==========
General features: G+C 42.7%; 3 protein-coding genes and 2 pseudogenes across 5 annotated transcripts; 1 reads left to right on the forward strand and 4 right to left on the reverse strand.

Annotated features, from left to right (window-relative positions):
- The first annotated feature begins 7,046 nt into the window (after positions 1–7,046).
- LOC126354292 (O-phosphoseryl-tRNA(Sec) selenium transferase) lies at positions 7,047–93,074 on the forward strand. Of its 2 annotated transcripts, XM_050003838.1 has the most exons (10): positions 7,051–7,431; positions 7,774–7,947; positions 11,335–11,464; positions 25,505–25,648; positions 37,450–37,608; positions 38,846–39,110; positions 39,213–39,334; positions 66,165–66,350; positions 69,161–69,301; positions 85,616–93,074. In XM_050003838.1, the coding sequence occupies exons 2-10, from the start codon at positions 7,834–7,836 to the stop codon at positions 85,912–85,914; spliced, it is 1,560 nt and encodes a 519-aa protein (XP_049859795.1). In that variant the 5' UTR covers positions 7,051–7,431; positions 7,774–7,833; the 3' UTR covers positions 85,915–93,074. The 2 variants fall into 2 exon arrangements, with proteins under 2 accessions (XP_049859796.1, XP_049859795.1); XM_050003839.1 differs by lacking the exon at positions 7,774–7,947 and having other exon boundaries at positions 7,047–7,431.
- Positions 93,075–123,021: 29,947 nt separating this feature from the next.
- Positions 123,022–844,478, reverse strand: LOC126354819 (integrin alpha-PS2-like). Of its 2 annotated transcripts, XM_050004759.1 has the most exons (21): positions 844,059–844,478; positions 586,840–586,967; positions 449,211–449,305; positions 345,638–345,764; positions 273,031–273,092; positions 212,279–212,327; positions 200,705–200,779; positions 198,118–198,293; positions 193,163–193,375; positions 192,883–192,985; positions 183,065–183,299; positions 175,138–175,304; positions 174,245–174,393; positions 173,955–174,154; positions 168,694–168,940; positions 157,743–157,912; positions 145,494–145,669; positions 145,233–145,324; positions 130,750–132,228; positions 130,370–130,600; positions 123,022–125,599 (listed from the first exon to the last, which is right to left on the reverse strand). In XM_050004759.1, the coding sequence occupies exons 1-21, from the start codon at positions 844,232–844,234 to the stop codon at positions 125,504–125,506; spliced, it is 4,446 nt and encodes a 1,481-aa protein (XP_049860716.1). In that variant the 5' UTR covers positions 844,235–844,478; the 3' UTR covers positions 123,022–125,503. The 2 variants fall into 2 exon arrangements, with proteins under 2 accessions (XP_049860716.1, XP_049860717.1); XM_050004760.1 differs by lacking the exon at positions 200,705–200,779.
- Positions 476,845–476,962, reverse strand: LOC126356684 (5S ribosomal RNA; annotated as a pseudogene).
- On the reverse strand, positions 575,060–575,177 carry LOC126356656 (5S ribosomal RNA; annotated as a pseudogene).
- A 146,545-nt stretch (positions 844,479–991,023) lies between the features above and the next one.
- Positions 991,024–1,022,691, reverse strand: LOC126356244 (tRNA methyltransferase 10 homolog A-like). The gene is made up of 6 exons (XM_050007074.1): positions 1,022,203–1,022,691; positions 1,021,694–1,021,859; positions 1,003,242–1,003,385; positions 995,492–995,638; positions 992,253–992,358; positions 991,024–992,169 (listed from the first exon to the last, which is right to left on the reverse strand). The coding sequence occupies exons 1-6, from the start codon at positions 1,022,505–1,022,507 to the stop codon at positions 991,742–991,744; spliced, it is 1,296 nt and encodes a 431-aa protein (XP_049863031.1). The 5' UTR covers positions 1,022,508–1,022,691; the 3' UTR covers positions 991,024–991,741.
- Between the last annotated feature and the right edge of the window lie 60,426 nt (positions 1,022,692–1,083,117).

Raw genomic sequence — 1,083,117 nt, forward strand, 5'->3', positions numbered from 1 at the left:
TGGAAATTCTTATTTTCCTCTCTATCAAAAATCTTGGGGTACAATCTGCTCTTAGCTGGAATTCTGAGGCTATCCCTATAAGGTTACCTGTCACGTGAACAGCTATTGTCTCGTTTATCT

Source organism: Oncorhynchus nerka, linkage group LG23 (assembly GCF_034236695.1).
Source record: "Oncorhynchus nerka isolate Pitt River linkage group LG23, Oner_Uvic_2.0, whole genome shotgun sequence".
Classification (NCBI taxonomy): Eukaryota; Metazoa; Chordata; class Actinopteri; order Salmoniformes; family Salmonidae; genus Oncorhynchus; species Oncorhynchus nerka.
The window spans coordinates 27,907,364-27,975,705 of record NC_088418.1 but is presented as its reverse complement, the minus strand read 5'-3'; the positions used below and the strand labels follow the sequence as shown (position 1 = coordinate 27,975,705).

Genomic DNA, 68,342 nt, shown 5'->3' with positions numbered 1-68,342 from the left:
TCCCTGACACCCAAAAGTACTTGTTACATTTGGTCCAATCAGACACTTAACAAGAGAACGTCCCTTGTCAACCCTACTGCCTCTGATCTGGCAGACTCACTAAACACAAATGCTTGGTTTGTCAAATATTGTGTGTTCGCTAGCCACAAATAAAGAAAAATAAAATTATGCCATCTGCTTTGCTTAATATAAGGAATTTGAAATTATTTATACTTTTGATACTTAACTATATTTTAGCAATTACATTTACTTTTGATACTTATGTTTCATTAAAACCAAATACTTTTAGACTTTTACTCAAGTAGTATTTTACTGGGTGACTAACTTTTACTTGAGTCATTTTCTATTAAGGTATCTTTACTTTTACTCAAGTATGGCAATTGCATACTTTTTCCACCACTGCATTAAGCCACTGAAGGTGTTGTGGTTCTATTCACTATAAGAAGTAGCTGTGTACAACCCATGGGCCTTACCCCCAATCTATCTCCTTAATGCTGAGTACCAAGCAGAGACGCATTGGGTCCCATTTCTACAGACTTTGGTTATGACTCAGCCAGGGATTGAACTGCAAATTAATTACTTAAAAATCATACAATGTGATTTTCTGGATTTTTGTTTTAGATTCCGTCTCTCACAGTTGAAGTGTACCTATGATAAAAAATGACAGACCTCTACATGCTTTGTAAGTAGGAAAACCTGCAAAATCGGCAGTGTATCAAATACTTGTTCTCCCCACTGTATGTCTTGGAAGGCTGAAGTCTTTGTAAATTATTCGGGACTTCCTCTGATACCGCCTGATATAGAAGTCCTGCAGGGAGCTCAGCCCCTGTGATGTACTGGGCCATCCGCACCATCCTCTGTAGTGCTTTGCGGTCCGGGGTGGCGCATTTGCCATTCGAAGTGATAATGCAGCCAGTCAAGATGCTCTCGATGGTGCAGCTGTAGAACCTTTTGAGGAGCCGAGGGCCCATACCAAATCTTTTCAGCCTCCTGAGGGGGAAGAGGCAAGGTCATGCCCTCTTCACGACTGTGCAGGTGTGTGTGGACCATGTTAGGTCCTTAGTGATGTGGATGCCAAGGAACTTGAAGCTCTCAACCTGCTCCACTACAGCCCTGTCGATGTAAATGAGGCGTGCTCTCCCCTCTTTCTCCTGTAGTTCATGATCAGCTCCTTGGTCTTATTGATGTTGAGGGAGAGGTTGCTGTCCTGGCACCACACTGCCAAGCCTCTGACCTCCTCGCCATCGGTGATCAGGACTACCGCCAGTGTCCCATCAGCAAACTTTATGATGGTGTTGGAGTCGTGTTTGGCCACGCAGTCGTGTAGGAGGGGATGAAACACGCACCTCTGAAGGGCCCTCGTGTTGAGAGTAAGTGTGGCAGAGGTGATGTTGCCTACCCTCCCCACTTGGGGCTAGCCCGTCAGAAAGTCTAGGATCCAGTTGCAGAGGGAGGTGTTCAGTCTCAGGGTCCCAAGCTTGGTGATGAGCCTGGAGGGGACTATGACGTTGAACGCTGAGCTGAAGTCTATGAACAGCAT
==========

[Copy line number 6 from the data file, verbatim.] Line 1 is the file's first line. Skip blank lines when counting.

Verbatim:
- Positions 123,022–844,478, reverse strand: LOC126354819 (integrin alpha-PS2-like). Of its 2 annotated transcripts, XM_050004759.1 has the most exons (21): positions 844,059–844,478; positions 586,840–586,967; positions 449,211–449,305; positions 345,638–345,764; positions 273,031–273,092; positions 212,279–212,327; positions 200,705–200,779; positions 198,118–198,293; positions 193,163–193,375; positions 192,883–192,985; positions 183,065–183,299; positions 175,138–175,304; positions 174,245–174,393; positions 173,955–174,154; positions 168,694–168,940; positions 157,743–157,912; positions 145,494–145,669; positions 145,233–145,324; positions 130,750–132,228; positions 130,370–130,600; positions 123,022–125,599 (listed from the first exon to the last, which is right to left on the reverse strand). In XM_050004759.1, the coding sequence occupies exons 1-21, from the start codon at positions 844,232–844,234 to the stop codon at positions 125,504–125,506; spliced, it is 4,446 nt and encodes a 1,481-aa protein (XP_049860716.1). In that variant the 5' UTR covers positions 844,235–844,478; the 3' UTR covers positions 123,022–125,503. The 2 variants fall into 2 exon arrangements, with proteins under 2 accessions (XP_049860716.1, XP_049860717.1); XM_050004760.1 differs by lacking the exon at positions 200,705–200,779.